On February 20, as part of Black History Week, Rick Jennings II, President of Sacramento City Unified School Board, spoke on Black history to a near empty theater on campus. Approximately 25 people showed up to hear a eloquent, dynamic speaker trace the history of racism in America– and no one seemed to care– or were too busy with their lives to take an American history lesson in oppression, prejudice and civil rights violations.
How quickly they would have come, however, if someone suddenly told them that they wouldn’t be allowed at Yuba College because of their skin color, or religion or sex. Or that they couldn’t drink from the same water fountain because they were wrong color.
The issue here is one of taking for granted basic human rights that, until about forty years ago, were routinely infringed upon. This type of apathy is dangerous because it builds a numbness that few realize until it is too late. To think that something doesn’t touch us because we are not directly impacted creates a false sense of security.
To his credit, Jennings was not deterred by the low turnout or apparent lack of interest, perhaps understanding it as a sign of the times. Nevertheless, he went on passionately to trace a historical past where slaves cried for freedom in poignant songs as they were brutally transported in slave ships, where it was better to jump into the sea when given a chance, than to live lives of imprisonment in a strange land. This was not some two thousand years ago, but less than two hundred years and in the United States.
Segregation was commonplace in the nineteenth century and for half of the twentieth century. It was even legalized in l896, in “Plessy vs. Ferguson,” where “separate but equal” became the norm until the famous l954 “Brown vs. Board of Education” Supreme Court decision finally overturned this racist doctrine.
Yet we must recognize that there are more examples of legalized racism than those Jenning’s spoke of. The Japanese Internment of the l940s comes to mind, especially after listening to a keynote speaker at the Yuba College graduation ceremony last year, who was of Japanese descent.
He spoke of a time when he could not get his Yuba College diploma because he was imprisoned in a concentration camp– in America! Many in the audience seemed to gasp. Perhaps some were just too young to know about it. But one comment overheard coming from a Yuba College graduate remains disturbing: “He is so boring. I wish he would just finish so we can graduate and get out of here.”
In recent times racism and civil rights issues are still being fought. In the 1990s, anti-immigrant initiatives became the norm. Proposition l87, which strove to take away government benefits and education, a basic human right, from those that were not citizens of America, and even from legalized elderly Latino residents in California, was vaguely disguised as trying to save tax payers money. In reality, statistics show that illegal immigrants are not flooding the welfare rolls or making it rich on Social Security and have never been. In fact, many pay into the tax system and never get anything back.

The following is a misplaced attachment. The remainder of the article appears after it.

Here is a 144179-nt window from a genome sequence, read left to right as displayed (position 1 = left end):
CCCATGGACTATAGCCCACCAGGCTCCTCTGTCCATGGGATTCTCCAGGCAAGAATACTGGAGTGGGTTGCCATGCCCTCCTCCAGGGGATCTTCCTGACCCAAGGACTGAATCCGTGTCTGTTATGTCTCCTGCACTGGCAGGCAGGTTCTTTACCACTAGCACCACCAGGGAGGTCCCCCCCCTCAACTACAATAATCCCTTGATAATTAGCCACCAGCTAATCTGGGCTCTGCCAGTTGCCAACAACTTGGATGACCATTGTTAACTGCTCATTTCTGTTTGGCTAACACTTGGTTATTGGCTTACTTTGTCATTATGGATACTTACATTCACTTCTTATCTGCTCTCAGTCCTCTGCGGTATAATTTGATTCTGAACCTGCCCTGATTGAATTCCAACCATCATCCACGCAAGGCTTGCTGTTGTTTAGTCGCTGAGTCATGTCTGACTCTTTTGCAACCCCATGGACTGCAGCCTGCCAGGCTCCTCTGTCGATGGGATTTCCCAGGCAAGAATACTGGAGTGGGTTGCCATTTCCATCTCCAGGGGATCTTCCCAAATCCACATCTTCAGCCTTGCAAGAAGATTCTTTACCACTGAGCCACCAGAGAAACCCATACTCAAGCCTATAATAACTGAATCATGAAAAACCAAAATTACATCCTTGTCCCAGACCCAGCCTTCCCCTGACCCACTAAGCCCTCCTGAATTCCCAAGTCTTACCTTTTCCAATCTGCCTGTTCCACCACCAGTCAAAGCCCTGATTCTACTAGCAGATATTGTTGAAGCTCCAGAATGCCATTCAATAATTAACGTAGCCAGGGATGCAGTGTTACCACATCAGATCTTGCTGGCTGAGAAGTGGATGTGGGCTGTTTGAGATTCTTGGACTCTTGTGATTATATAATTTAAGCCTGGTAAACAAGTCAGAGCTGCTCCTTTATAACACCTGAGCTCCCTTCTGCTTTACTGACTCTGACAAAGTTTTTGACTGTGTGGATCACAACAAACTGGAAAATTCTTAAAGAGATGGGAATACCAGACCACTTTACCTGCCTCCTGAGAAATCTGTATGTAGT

The fact that Proposition 187 was followed by Proposition 227, an initiative that attempted to do away with bilingual education, is an obvious example of a drive against the Spanish-speaking community that is as racially sinister as the segregationist laws of Jim Crow of the nineteenth century.
The fact that both of these laws were overwhelmingly passed says something about how we still haven’t learned the lessons of history. We still haven’t learned to look beneath the surface to see what forces manipulate minds and distort the law to satisfy racist agendas. These so called reformers like Ron Unz, who spearheaded anti-bilingual initiative 227, have learned to work within the system quite effectively and are finding a lot of support.
Once again, some may say, “Why should we care? It doesn’t impact me directly.” This type of self-serving attitude is dangerous. As Martin Luther King, Jr., said, “Injustice anywhere is a threat to justice everywhere.”
The point here is that we have to care before it is too late. The war against intolerance and racism is still being fought and now on a new frontier as the computer age and the Internet has a new, often younger audience checking out websites with racist agendas.
The evil winds that unleashed the demonic climate that led to the Holocaust are still with us and are being fanned today by the seemingly benign condition known as apathy.
Some complained that there was a lack of information and promotion of the Black Student Week activities– that they simply didn’t know about it. In fact, during the presentation, Sheila White-Daniels, Yuba College Director of Matriculation and Transfer Services, went into the cafeteria and tried to get students to come to the presentation but they were too busy eating.
One has to take responsibility to find out what’s going on. Go to the meetings of The Black Student Union. Go to the meetings of MEChA, (Movimiento Estudiantil Chicano de Aztlan) or NASA (Native American Student Association). Take the time to read the bulletins on the counters or on the walls.
As we enter a new millennium, we all have to take a responsibility to fight ignorance, racism and apathy, especially when it comes to the precious gift of human rights.